The Bermuda Triangle has been the subject of intense debate for decades. Over the years, ships and planes have mysteriously disappeared while crossing through the 500,000-square mile area of ocean, and in every instance, no one knows what happened.
But those who study the vanishing phenomenon know solid objects don’t just go missing; there has to be some kind of logical explanation for the occurrences. Well, researchers at the University of Southampton in England think they have the answer.
Every time you think of Bermuda, doesn’t that classic Beach Boys song start playing in your head? It’s a beautiful island where people bask on sandy shores and soak in the sun. But the Bermuda Triangle has a different reputation.
In the middle of the Atlantic Ocean lurks the Bermuda Triangle, a 500,000-square mile area that connects Bermuda, Miami, and Puerto Rico. It looks just like any other area of the ocean, but it has a pretty ominous reputation.
See, when vessels try to sail through this particular corner of the universe, something terrifying is known to happen: they completely disappear. That’s what fascinated people about the Bermuda Triangle for so long.
Interestingly, this mystery dates back to Christopher Columbus and his oceanic journeys. In his journal, Columbus wrote that, when he was in the area, his compasses went oddly askew and he saw strange lights. Then, hundreds of years later, a bizarrely inexplicable event happened.
In March of 1918, the USS Cyclops — a ship with a 309 people on board — set sail out of Barbados. The trip started off as planned, but while crossing through the triangle, the ship and crew vanished.
It gets even weirder. On December 5, 1945, five Avenger torpedo bombers took off into the sky and flew over the Atlantic Ocean through the triangle. None of them were ever seen again.
People assumed these bizarre Bermuda Triangle stories were actually based on The Tempest, a play written by William Shakespeare about an actual shipwreck he proposed was caused by a sorcerer.
But, there was one literary piece that really got people into the mystery. Vincent Gaddis, a magazine author, wrote a compelling article about the strange occurrences in the triangle, which got tons of people talking.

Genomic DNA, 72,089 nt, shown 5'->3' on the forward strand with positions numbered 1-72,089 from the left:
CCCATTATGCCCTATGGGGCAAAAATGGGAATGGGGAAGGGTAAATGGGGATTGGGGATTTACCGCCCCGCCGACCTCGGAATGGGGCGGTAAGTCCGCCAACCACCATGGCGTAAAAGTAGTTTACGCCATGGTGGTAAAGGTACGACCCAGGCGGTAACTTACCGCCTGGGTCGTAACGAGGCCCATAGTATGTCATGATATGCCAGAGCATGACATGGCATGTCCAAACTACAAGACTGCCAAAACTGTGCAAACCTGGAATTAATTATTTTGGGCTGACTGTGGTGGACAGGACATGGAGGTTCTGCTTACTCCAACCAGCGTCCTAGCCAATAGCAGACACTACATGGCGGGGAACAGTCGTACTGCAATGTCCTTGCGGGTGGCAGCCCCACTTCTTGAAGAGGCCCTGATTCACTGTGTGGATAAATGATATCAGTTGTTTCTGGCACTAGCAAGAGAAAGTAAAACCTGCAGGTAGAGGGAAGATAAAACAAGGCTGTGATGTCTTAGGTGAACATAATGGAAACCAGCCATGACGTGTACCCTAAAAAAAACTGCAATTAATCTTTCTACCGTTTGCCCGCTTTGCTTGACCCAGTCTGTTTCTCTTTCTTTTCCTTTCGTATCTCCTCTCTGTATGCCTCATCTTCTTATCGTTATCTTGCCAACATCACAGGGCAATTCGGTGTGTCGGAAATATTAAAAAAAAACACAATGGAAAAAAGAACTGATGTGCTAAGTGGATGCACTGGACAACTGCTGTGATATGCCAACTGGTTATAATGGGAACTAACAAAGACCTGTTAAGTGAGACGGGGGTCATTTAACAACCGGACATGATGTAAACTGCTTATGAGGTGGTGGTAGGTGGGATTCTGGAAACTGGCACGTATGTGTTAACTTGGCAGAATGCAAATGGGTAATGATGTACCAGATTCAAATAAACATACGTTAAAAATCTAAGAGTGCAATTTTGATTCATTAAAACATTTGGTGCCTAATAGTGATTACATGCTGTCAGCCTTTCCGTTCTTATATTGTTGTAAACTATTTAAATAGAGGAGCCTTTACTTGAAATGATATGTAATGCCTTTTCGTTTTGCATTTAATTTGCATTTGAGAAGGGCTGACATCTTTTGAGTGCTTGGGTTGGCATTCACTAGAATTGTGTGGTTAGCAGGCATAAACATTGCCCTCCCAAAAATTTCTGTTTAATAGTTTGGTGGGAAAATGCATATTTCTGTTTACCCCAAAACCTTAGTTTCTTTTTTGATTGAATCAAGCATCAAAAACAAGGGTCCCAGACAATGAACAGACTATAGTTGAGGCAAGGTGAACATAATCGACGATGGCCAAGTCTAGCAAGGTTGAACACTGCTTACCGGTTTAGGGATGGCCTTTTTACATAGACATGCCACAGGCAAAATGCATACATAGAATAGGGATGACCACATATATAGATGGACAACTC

The craze about the triangle didn’t stop with that article. People suddenly demanded to know more about the three-sided shape that haunted the ocean, and author Charles Berlitz wrote an entire book about it.
Tons of theories formed as to what caused this eerie phenomenon. One theory stated that a massive sea creature was responsible for everything. But, of course, we now know that’s an absurd idea.
Another theory claimed alien spacecrafts might be responsible, and hundreds of feet below the surface of the water was an odd formation some scuba divers claimed was an extra-terrestrial ship.
Yet another guess was that the “lost” city of Atlantis was located underneath the triangle, and the advanced technology Atlanteans had were still operational and sucked planes and ships into the realm.
Other conspiracy theorists claim the triangle was the location of an actual wormhole where the space-time continuum had little relevance and objects were transported to other dimensions. Sounds crazy, right?
As intriguing as many of these theories are, the actual truth behind them isn’t anywhere near as thrilling as aliens or sea beasts. In fact, a team of researchers and scientists from England think they have an actual answer.